Nathan Page

Miss Fisher and the Crypt of Tears (2020, Tony Tilse)

At no point does Miss Fisher & the Crypt of Tears introduce viewer unfamiliar with star Essie Davis’s television show, to which this film’s a sequel, “Miss Fisher’s Murder Mysteries.” The movie opens with an action sequence setting up Davis as an exquisitely dressed combination of Indiana Jones and James Bond. The action—a title card tells us—starts in 1929 Palestine, where the British are mucking things up for the native people… Crypt of Tears is anti-British Imperialism… but from an Australian bent.

Davis rescues Izabella Yena, who’s in British jail for snooping around the destruction of her village ten years before. During the rescue sequence, Davis evades police in a rooftop chance and has a bunch of costume changes. It’s overindulgent and flamboyant but enthusiastic. It’s fun to watch Davis get to do an exaggerated character schtick thanks to the bigger movie budget.

Until they get to the CGI train sequence and it’s clear while Crypt of Tears might have a “movie budget,” it doesn’t have anywhere near a big enough one. The film tries and tries with the desert visuals, which does showcase Margot Wilson’s costuming, albeit not so much in the digital extreme long shots, but they’re always just there. Production designer Robbie Perkins does well, so at least Tears always looks good.

Until the end, which is more cinematographer Roger Lanser and director Tilse’s fault.

Anyway. After Yena’s rescue, the movie goes through some plot hoops to bring series love interest and Davis sidekick Nathan Page to England. There’s a single scene in Australia with the TV show’s cast, but since the movie’s not really a direct sequel to the series… they’re all just doing forced cameos. The movie’s not going to involve the TV cast (save Page, and him in very supporting role), though it’s fun seeing Miriam Margolyes if you’re a TV fan.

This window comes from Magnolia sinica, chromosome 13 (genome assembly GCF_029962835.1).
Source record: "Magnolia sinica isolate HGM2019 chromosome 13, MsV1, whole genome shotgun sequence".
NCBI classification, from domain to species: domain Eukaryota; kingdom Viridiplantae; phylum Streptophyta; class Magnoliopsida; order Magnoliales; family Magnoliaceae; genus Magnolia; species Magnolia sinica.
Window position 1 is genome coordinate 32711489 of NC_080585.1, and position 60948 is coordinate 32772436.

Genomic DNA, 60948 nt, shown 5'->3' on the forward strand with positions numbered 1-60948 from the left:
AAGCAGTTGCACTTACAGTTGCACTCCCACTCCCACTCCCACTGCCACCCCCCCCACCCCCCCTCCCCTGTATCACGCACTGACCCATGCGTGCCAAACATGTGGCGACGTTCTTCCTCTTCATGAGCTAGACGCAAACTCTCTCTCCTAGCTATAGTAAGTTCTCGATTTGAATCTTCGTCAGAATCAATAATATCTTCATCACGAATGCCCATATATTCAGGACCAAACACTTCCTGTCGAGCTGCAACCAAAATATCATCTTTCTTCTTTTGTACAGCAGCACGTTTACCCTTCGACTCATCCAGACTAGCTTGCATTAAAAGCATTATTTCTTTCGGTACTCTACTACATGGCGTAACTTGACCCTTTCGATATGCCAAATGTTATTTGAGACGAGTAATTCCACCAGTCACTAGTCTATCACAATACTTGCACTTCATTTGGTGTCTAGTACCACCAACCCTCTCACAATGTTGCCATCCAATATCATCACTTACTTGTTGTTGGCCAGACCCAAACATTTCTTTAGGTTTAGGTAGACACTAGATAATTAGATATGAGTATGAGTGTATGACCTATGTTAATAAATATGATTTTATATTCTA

Once Davis and Page are reunited, there’s a laborious setup with the… residents of the house where Davis is staying in England. It’s as exciting as it sounds, as Tears becomes a traditional location-bound mystery, kind of a protracted, but somewhat suspect limited Agatha Christie.

Somehow the movie, with its TV show-experienced director and screenwriter (Deb Cox), manages to avoid all the show’s familiar tropes and go instead with bland mystery movie ones. Page being background would be understandable if they were spotlighting Davis as an action hero, but they don’t. We get a bunch with the suspects, who are extremely flat.

Maybe because they’re shooting Australia for England? Rupert Penry-Jones is the single Brit in the cast. Or is it just the suspects aren’t movie dynamic enough? Yena seems like she’s going to have a very obvious woman’s empowerment arc with Davis as her mentor but then she’s just… around. The movie doesn’t do anything with her. There aren’t any subplots for the suspects, if any questions do get raised outside the main plot, they don’t get answered.

The mystery is… blah.

To someone unfamiliar with the show, Tears is just going to be a confusing and often very charming—it’s not like Davis isn’t great or Page isn’t adorable—not great period mystery with TV movie CGI special effects (think CW, not HBO), but as a “big screen” effort from the show creators… it’s a disappointment. It’s like they targeted a very specific audience and gave them something intended for the general audience they decided to exclude.

Also most frustrating is how the fumble is probably going to kill any sequel possibilities. More Davis and Page isn’t going to ever be a bad thing, you just wish it had been a good thing in Tears.

1.5/4★½

CREDITS

Directed by Tony Tilse; screenplay by Deb Cox, based on characters created by Kerry Greenwood; director of photography, Roger Lanser; edited by Stephen Evans; music by Greg Walker; production designer, Robbie Perkins; costume designer, Margot Wilson; produced by Fiona Eagger and Lucy Maclaren; released by Roadshow Films.